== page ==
As far as I'm concerned the previous administration quite deliberately made deficits larger and larger and larger. Why? Because it has been the avowed intention of republicans at least since Reagan to reduce the size of the government--and what better way to do that than to show how irresponsible the government is in its budgeting. So Mr. Bush II's budgetary fecklessness was not what it seemed, a sort of "What me worry?" approach to government. Instead, it was a calculated attempt to make funding the government all but impossible. And that's exactly what the current crop of republican jugheads argue when they say that the government spends and spends and spends irresponsibly. They're describing the Bush approach to governing as if that approach defined the way that government functions.

So you hear all over the place that the current economic situation is proof positive that the mid-20th century idea of the "great society" is dead--usually put in terms of the death of socialism, but I don't see the great society as a socialist enterprise, so I don't use that term. But in fact what led to our economic situation is not the failure of the great society, but rather the failure of the neo-capitalism of Wall Street. We are where we are because the banks screwed up, and they screwed up because we got rid of the distinction between banking and investing, and we got rid of that distinction because the capitalist class wanted a free rein to make profits hand over fist. It's neo-capitalism because good old fashioned capitalism means investing money in the means of production, capital goods, whereas what Wall Street did (and continues to do) is invest money in paper shuffling. Maybe it'd be better to call it pseudo-capitalism.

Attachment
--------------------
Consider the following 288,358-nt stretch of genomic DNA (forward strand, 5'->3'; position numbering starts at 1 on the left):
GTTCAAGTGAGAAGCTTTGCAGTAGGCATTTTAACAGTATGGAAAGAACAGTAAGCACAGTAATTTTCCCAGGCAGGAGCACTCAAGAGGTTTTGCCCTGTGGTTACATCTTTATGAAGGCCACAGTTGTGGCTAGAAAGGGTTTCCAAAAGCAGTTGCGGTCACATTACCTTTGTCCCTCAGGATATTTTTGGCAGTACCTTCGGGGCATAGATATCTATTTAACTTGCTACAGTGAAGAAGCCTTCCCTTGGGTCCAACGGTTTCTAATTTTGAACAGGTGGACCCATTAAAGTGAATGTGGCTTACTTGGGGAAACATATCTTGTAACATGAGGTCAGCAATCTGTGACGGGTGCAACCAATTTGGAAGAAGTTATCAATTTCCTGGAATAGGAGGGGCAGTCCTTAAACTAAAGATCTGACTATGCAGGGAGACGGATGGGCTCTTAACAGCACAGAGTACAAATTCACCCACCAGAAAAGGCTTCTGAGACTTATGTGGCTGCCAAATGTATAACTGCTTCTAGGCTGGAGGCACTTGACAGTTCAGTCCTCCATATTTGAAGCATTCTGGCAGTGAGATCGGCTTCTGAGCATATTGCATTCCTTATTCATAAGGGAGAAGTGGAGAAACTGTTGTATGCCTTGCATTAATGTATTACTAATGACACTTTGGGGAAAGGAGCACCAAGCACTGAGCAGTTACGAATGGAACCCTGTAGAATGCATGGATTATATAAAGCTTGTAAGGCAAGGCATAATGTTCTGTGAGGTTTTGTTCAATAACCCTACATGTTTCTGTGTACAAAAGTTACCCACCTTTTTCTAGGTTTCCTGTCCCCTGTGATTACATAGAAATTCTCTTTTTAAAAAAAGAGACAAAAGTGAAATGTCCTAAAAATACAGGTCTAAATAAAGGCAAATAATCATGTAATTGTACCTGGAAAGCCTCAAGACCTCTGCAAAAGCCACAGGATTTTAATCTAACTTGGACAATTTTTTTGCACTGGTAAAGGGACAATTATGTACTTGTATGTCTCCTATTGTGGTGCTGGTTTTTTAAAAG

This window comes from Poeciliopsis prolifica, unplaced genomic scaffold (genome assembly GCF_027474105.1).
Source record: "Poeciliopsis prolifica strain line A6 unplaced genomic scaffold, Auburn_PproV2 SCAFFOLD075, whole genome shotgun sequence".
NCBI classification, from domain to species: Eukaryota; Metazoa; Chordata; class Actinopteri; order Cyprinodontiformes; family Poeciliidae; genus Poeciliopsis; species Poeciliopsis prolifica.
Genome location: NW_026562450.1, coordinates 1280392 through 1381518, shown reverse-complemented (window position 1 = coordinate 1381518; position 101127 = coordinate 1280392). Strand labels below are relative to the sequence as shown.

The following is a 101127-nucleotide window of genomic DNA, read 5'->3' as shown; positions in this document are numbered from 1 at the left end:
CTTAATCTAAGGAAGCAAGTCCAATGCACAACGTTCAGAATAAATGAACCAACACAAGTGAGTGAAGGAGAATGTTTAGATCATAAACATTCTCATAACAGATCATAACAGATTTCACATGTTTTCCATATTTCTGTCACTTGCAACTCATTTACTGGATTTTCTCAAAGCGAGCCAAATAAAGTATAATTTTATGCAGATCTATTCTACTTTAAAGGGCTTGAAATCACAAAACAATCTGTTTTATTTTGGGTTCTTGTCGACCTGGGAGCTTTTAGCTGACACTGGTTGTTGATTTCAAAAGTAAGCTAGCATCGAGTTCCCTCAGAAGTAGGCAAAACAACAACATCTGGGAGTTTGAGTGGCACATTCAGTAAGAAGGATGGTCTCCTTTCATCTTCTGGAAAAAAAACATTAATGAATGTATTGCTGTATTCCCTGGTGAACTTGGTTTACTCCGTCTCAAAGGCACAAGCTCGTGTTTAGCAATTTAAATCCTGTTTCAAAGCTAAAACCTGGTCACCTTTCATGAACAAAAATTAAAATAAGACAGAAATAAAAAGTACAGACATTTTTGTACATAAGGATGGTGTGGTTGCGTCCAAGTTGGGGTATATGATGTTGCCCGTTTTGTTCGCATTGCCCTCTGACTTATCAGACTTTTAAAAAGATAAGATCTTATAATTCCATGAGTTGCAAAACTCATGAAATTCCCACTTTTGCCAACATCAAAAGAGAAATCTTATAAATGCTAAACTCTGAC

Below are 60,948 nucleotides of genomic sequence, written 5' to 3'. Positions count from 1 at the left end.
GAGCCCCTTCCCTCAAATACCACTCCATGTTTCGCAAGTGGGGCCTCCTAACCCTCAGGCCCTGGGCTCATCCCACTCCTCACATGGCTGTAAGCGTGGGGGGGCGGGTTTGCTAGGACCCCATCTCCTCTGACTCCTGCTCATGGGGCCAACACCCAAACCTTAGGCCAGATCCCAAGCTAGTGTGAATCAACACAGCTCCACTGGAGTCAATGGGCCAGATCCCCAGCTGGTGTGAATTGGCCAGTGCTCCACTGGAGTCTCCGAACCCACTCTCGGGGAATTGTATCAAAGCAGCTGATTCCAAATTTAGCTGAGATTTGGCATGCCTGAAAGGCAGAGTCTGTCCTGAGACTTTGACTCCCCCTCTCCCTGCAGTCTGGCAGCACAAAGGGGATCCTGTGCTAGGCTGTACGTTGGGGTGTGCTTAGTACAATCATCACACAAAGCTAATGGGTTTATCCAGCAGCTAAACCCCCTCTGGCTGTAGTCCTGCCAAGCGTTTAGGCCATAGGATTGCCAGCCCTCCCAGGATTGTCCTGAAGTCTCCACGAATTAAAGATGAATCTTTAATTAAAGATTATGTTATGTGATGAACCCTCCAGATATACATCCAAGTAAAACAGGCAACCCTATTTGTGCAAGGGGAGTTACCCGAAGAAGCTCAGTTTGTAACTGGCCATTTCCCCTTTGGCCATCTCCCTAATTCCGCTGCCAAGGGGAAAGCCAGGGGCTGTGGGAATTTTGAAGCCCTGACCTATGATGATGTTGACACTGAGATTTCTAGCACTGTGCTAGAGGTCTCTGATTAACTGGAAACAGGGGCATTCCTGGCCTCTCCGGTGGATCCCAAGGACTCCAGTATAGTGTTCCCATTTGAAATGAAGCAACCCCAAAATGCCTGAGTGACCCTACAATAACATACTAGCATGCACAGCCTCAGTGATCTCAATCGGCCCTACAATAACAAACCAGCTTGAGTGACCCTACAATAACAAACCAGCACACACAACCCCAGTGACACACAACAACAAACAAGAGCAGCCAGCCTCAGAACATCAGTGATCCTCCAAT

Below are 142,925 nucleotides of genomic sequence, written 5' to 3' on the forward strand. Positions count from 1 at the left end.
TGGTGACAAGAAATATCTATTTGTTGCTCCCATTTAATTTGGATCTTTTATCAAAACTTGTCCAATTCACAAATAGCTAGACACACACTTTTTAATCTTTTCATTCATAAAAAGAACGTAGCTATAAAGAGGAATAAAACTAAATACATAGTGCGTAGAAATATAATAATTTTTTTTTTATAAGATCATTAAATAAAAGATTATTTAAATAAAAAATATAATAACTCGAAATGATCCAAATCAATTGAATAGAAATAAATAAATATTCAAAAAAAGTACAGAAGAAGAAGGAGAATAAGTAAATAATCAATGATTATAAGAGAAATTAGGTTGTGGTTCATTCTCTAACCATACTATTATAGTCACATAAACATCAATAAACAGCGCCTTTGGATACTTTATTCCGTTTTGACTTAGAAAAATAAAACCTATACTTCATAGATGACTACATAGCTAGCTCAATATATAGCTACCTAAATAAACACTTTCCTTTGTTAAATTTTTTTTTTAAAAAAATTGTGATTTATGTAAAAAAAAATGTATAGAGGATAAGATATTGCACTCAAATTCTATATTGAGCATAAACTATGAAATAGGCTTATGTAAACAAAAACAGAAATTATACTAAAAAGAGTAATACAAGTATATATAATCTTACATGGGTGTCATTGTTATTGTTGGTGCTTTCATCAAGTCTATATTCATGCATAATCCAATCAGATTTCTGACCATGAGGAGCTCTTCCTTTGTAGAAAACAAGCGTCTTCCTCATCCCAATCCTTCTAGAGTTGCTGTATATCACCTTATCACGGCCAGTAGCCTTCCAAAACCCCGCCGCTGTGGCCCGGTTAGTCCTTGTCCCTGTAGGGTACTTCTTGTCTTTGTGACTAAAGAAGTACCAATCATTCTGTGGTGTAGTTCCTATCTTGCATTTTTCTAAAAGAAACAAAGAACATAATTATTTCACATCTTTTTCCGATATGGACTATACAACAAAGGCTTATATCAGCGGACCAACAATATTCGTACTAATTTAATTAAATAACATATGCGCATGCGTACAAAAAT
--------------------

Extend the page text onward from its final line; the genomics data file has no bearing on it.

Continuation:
Anyway, I absolutely do not buy into the proposition that to fix the economy we have to cut out the safety net. We do have to tame Wall Street. We do have to bring some rationality to Pentagon budgeting. We do have to prime the economic pump by investing in nation building at home, as they say. And we have to stop thinking that fixing the deficit means balancing the budget immediately. It ain't going to happen, and if we attempt to do it, the result is going to be the Great Depression of the Twenty-first Century.

By the way, the foreign aid budget is a whopping 56 billion per year--around 1% of the federal budget. And that sum includes all expenditures for the Department of State, so it's what funds all of our embassies and consulates and all of the diplomatic efforts that the nation undertakes, including for instance the deployment of forces in embassies and consulates, something to keep in mind in light of what happened in Benghazi.
Posted by: steveg

Re: The Budget and National Debt - 01/10/13 07:33 AM

Agreed (to you and Jim). There's no single panacea. It's going to take many measures, every one of which will be a bitter pill in different ways and at different degrees for just about everyone to swallow. At the moment, though, the right wants to label anything they historically object to as causes of the deficit, even if some of those things, like Social Security, actually do not contribute to the deficit.

Just about everything we spend money on has to be cut. But with a scalpel in skilled hands, not a dull hatchet wielded by a one-eyed ideologue.